George Wilson Pierson

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George Pierson. April 1988.

George Wilson Pierson (October 22, 1904 – October 12, 1993) was an American academic, historian, author and Larned Professor of History at Yale University. He was the first official historian of the university.[1]

Family life[edit]

Pierson was a descendant of Yale's first rector, Abraham Pierson, and he was related to the college's first student.[2] He was the son of Charles Wheeler Pierson, a New York lawyer who had been valedictorian of the Class of 1886.[3] Like his father, Pierson was at the top of his undergraduate class in 1926.[4]

In 1936, he brought a new bride to New Haven.[5] In the early 1960s, he and his wife celebrated the marriage of two daughters, Laetitia[6] and Nora.[7] According to a granddaughter, he was a man "with glittering eyes and a sly sense of humor."[2]


Pierson earned a B.A. at Yale in 1926,[4] and was awarded a Ph.D. in history from Yale in 1933.[8] His dissertation was "Two Frenchmen in America, 1831–1832,"[9] a study of the experiences of Alexis de Toqueville and Gustave de Beaumont in the United States. It won the distinguished John Addison Porter Prize from the university for best work of scholarship that year.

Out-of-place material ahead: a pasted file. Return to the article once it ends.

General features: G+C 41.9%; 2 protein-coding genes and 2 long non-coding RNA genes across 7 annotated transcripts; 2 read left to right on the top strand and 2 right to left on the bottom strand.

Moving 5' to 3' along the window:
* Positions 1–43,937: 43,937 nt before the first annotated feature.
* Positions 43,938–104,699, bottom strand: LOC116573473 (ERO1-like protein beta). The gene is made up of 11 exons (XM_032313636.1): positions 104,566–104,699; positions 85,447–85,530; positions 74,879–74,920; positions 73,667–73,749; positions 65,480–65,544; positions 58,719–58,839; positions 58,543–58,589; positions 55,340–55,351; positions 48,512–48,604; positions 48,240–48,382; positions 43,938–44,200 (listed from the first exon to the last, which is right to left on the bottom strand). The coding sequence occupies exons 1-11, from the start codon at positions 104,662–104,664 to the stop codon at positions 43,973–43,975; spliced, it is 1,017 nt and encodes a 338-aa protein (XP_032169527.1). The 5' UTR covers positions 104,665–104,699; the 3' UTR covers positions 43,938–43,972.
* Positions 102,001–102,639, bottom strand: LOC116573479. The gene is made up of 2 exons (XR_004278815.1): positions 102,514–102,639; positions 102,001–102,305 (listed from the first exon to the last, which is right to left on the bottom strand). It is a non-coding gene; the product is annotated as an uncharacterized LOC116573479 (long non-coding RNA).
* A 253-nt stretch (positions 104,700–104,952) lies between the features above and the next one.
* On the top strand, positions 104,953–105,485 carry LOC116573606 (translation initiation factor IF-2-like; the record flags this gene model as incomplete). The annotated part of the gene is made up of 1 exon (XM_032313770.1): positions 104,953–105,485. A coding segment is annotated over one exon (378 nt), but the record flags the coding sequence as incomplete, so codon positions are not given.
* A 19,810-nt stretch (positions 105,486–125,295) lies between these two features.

Pierson's entire academic career unfolded at Yale, beginning in 1926.[1]

As an assistant professor in the Department of History in 1938,[10] Pierson translated and quoted from several of the letters in a book he wrote about Tocqueville in America; but he viewed them as primary source documents rather than as an epistolary accomplishment.[11] The value of this early scholarship assumed greater importance as general public interest in Tocqueville's writing has evolved.[10]

Pierson was named to an endowed professorship in 1946. He remained active in teaching and as an administrator until his retirement in 1973.[1]

Pierson had climbed the academic ladder to become the chairman of the History Department in the late-1950s and early-1960s.[12] Among his achievements was recruiting noted historians Arthur F. Wright and Mary C. Wright to teach Chinese history and John Whitney Hall to teach Japanese history.[1]

Pierson was a strong opponent to Yale's initial attempt at some form of coordinate or co-education with Vassar College. In a statement made to the "Vassar Miscellany News", Pierson said women "have never been celebrated in any work I know for their originality, their Imagination, their rebelliousness or constructiveness of thought."[13]

In the foreword to Yale: A Short History, Pierson described Yale as "at once a tradition, a company of scholars, a society of friends."[14]

Selected works[edit]

Pierson's published writings encompass 38 works in 53 publications in 2 languages and 3,892 library holdings. His works are widely studied and are used frequently in most collegiate level U.S. history courses.[citation needed]

  • Tocqueville and Beaumont in America (1938)